Train travel conjures images of romance. Gently swaying side to side within your carriage, watching the world unravel before you spelling out endless possibilities. Perhaps you think of a steam train chugging across the Glenfinnan Viaduct just as the Hogwarts Express does in the Harry Potter movies. Train travel is certainly romantic. It is probably my favourite mode of transport. Nevertheless there is another side to the coin.
Imagine any train journey you have been on. Go on, I’ll wait. Got one? Excellent. You haven’t? Too bad we’ve left the platform now. Choo choo. The purpose of train travel is to get from one place to another. Obvious I know but everything else is a by-product. Good and bad. Enjoyment and scenery being the main two plusses. They usually go hand in hand.
Aside from my childhood love of Thomas the Tank Engine and my first dream job being that of a steam train driver (you’re redundant before you were even born pal), a big selling point of going Interrailing was that it appealed to my inner train geek and as I went from A to B all the way to Amsterdam I would see the landscape I travelled through as it unwound and changed before my eyes from place to place. This proved to be absolutely the case but, as we now turn our attention back to that train journey from paragraph two, it is still a series of train journeys. There is a lot of down time as you pass through nondescript places. The purpose of the train being to get from A to B remember. Not to appease my kinky landscape fetishes.
If I picture the train journey I have taken most in my life, from my local station to London Liverpool Street, the amount of that journey where I can look out of the window and see something picture worthy is a small percentage of time. Interrailing is no different in many respects. There are moments of beauty but the entire journey is not one long trail through paradise. If it were I’d have been hopping off at every stop. This leads us to today’s pearl of wisdom, Interrail Tip 3: Entertain yourself fool!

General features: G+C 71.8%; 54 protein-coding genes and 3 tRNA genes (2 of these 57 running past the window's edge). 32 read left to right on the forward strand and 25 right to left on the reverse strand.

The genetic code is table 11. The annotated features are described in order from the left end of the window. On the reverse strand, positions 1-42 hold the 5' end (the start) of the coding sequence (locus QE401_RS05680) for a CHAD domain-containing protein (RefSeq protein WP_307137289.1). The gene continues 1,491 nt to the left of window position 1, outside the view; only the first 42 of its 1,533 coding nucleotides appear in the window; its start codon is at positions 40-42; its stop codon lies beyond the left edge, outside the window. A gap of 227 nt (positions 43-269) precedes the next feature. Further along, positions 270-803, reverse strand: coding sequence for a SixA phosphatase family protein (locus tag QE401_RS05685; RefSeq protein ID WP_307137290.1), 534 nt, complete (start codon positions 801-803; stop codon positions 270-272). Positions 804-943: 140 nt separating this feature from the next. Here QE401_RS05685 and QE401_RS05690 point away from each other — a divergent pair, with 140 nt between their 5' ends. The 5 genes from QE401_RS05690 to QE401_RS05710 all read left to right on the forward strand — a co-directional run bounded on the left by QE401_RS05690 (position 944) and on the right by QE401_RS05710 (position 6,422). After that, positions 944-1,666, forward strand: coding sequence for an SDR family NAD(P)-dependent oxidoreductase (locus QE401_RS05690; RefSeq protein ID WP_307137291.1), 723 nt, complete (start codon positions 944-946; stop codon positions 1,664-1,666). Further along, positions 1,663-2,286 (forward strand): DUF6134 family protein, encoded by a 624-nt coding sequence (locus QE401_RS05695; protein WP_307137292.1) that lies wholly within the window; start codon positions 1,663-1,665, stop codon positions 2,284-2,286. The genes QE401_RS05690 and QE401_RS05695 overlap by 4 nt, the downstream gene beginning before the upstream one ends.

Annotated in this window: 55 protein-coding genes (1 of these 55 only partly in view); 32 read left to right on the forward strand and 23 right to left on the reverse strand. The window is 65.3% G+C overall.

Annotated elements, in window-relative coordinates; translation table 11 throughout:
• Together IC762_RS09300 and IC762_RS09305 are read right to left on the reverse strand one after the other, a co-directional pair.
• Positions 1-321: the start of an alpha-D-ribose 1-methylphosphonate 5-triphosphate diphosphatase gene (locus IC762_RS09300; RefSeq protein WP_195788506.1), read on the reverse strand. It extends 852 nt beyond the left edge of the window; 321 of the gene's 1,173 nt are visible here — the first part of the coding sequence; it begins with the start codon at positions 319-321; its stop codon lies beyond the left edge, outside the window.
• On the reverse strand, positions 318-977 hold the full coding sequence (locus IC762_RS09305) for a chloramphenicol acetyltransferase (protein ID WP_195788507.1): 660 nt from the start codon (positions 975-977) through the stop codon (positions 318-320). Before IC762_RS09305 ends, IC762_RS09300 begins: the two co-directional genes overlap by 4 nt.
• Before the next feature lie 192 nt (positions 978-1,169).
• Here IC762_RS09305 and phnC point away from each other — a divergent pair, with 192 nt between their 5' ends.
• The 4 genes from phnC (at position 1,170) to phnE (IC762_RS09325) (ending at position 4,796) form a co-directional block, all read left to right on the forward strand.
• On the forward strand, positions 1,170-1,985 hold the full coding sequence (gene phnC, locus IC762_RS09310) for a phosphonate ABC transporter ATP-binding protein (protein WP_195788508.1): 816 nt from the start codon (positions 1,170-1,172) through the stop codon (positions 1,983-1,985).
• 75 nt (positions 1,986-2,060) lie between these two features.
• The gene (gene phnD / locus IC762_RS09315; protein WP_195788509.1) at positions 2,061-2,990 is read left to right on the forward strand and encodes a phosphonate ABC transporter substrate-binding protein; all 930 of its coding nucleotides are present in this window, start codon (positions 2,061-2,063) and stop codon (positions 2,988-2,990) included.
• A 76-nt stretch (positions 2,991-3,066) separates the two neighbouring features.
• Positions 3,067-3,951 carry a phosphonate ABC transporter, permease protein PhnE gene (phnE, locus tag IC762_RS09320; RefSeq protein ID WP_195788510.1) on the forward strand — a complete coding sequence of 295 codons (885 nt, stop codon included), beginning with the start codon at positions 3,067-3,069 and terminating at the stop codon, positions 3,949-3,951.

The beauty of this tip is the simplicity. There are plenty of ways to keep yourself occupied, just make sure they are legal. While riding the rails in Europe I did a lot of reading and I also became a podcast connoisseur. In preparation I downloaded programmes to watch via Netflix and Prime on to my phone but ultimately I ended up coming home having not watched a thing while on the train. My default position was relaxed in my seat, watching the world go by and listening to Talk is Jericho, That Peter Crouch Podcast or one of many unsolved crime pods. Yes, I’m one of those. It does mean that Peter Crouch’s voice is now synonymous with a grey morning staring down the barrel of an assault rifle on the Croatian border to me, but I’ll take that as a positive.
Technology is now such that we can have books, films, music and all other sorts of media in our palms at one time. It is important to be prepared in this respect for the long train rides. It also offers the bonus of not taking up too much precious space in your luggage. I won’t incite an e-reader versus physical book debate here but the e-reader wins every time when travelling. This isn’t the mobile library. You wouldn’t take your record player and all the vinyl you own with you I hope.
Being plugged in this way also offered me a surprising yet pleasant experience. My phone wasn’t cocked (cocked lol) and ready to take pictures the entire time. Of all the beauty spots I passed on the train I photographed very few. By slightly removing myself from the moment I was actually putting myself in the moment. So the gram missed out on a few snaps. But I have memories of the Dutch countryside in all its glory, narrated over by a description of a heinous crime that happened, coincidentally, not very far from where the train I was travelling on at the time was situated.
Ultimately, when it comes to passing downtime while a passenger on the train, be like Aston Villa Football Club.
Overly reliant on the form of Jack Grealish in their hopes of sustaining Premier League football. Prepared.